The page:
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Underwater robots to replace dolphins in US Navy

Posting in Environment

It may only be a few years before dolphins are relieved from their service in the United States military.

The U.S. Navy is planning to replace its fleet of mine-tracking dolphins and sea lions with underwater robots as soon as five years from now.

Starting in 2017, about one-quarter of the Navy’s 80 trained dolphins will give their jobs to unmanned underwater vehicles (UUVs).

The Navy has relied on dolphins and other sea mammals to detect underwater mines since the 1960’s due to the animals’ incredibly precise innate sonar. Currently, dolphins and sea lions are used in the organization to seek out and in some cases, destroy, sea mines using their biological sonar, a process referred to as echolocation.

But because training and caring for the dolphins is a costly endeavor, the Navy has been busy looking for inanimate alternatives. After years of research, the organization has arrived on a suitable substitute: a torpedo-shaped vehicle capable of many of the same mine-detecting skills.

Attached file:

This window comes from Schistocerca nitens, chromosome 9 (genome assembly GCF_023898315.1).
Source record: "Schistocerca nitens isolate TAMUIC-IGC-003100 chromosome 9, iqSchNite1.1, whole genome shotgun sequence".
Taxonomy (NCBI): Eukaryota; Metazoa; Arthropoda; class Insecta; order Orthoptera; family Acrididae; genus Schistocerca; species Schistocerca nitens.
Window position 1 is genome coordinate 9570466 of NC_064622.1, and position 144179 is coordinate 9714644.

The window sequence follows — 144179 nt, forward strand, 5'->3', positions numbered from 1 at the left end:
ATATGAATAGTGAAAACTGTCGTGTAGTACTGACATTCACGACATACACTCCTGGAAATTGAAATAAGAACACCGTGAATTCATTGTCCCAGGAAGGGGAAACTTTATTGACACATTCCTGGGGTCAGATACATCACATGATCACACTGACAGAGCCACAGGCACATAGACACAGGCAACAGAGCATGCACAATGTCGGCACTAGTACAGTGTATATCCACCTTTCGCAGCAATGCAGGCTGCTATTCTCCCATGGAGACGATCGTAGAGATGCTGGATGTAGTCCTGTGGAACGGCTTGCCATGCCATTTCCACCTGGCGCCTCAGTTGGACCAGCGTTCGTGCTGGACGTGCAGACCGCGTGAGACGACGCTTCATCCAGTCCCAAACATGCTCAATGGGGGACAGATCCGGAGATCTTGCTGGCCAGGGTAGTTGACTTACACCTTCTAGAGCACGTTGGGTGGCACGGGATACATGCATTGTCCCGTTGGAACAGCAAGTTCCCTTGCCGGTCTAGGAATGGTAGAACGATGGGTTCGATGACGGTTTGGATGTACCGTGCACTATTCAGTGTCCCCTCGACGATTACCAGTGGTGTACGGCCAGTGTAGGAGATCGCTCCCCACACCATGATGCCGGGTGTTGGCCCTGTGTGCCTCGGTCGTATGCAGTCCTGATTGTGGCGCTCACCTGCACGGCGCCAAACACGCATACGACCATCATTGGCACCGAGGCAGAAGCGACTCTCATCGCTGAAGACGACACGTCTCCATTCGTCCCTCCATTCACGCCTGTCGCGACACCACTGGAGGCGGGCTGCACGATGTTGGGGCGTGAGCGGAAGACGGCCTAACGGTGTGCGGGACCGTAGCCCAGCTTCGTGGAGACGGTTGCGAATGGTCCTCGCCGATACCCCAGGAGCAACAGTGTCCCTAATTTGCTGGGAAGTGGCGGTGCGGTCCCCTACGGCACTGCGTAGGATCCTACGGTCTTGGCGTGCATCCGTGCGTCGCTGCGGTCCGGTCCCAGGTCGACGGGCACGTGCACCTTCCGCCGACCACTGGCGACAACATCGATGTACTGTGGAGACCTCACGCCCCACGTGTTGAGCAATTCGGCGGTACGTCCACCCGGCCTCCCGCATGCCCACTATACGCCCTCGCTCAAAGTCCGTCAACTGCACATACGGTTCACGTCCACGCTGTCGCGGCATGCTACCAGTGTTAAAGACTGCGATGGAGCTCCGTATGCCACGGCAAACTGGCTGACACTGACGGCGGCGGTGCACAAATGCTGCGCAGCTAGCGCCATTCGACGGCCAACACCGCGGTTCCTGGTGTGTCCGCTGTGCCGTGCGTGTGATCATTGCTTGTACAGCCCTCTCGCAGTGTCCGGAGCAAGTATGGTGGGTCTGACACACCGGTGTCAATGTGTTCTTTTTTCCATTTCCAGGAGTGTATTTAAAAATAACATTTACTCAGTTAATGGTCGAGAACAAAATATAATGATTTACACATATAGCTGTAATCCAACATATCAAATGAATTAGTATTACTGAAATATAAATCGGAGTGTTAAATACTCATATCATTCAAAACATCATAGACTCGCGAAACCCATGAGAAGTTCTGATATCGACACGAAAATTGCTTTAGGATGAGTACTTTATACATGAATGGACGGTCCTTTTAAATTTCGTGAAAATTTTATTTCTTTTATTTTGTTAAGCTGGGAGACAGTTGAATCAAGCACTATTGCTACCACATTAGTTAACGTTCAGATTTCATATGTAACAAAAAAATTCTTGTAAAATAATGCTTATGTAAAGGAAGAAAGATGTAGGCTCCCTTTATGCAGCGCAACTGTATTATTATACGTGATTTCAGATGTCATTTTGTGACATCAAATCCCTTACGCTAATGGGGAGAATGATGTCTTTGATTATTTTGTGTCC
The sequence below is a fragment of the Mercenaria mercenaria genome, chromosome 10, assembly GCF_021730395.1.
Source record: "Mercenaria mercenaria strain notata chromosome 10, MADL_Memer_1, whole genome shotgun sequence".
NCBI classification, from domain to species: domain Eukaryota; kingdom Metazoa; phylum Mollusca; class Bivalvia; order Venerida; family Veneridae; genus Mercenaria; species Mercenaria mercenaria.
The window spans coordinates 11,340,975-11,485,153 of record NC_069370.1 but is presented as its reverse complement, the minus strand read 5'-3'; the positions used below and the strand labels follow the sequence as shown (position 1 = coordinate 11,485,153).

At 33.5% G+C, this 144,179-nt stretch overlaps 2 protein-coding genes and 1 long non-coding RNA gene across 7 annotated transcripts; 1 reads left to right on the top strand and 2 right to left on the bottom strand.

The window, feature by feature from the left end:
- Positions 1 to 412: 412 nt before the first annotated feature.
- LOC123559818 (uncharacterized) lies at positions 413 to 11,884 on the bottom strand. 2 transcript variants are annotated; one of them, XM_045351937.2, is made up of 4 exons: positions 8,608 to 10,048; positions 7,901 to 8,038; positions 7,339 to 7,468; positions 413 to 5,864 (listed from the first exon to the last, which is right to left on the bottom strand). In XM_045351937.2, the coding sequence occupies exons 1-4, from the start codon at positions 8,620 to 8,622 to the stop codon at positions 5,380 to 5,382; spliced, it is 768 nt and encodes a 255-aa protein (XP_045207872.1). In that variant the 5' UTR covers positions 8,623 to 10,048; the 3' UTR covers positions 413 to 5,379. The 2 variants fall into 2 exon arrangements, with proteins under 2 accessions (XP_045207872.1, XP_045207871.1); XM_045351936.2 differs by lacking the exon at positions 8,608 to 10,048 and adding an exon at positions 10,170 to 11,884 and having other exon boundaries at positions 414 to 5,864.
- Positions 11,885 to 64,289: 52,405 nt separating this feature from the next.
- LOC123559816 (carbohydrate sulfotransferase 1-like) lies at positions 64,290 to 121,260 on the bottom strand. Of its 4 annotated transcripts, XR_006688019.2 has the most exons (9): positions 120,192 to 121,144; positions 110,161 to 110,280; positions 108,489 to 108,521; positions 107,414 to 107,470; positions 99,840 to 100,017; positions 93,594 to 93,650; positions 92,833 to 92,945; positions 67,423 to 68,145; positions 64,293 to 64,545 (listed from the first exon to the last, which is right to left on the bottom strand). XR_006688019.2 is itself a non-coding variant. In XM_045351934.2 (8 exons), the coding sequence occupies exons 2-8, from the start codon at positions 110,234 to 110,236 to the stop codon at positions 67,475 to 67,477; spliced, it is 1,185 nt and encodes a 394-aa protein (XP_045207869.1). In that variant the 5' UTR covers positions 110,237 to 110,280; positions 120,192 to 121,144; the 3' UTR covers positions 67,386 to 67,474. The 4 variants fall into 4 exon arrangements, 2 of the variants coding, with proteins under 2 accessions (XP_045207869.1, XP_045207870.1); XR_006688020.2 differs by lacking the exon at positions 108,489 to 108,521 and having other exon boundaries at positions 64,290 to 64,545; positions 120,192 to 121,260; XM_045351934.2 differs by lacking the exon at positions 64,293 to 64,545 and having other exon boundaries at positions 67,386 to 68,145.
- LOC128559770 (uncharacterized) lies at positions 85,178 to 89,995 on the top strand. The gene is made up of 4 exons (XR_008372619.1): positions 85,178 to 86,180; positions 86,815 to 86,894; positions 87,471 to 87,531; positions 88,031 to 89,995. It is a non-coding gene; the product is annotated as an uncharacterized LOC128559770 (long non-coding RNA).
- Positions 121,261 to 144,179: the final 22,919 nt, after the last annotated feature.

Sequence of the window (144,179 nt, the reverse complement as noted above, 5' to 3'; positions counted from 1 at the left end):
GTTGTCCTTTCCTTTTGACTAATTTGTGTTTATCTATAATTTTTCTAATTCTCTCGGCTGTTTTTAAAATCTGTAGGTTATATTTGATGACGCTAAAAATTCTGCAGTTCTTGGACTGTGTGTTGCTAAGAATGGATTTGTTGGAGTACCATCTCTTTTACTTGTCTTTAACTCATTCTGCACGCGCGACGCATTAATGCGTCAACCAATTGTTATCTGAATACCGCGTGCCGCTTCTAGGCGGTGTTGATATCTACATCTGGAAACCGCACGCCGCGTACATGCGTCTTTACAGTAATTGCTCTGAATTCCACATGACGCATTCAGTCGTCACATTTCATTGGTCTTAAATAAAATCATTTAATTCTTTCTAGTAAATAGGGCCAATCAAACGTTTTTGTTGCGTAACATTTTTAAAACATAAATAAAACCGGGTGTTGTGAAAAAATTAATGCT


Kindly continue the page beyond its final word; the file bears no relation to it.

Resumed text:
Not all of the dolphins will be dismissed, however. Because technology has not yet matched the animals’ full capabilities, the Navy will still be keeping some around.

"Because of the unique capabilities of the marine mammals in the shallow water environment, there are several critical missions that they perform that cannot be matched by technology or hardware in the near-term,” James Fallin, a spokesman for the group that oversees the Navy’s Marine Mammal Program, told UT San Diego. “While the Navy is working on developing replacement technologies, there is no definitive pathway charged for a full replacement of the operational use of marine marine mammals."

Image: Jay Ebberly/Flickr

[via the Guardian via UT San Diego]

— By on December 2, 2012, 9:13 AM PST

Sarah Korones

Contributing Editor

Contributing Editor Sarah Korones is a freelance writer based in New York. She has written for Psychology Today and Boston's Weekly Dig. She holds a degree from Tufts University. Follow her on Twitter. Disclosure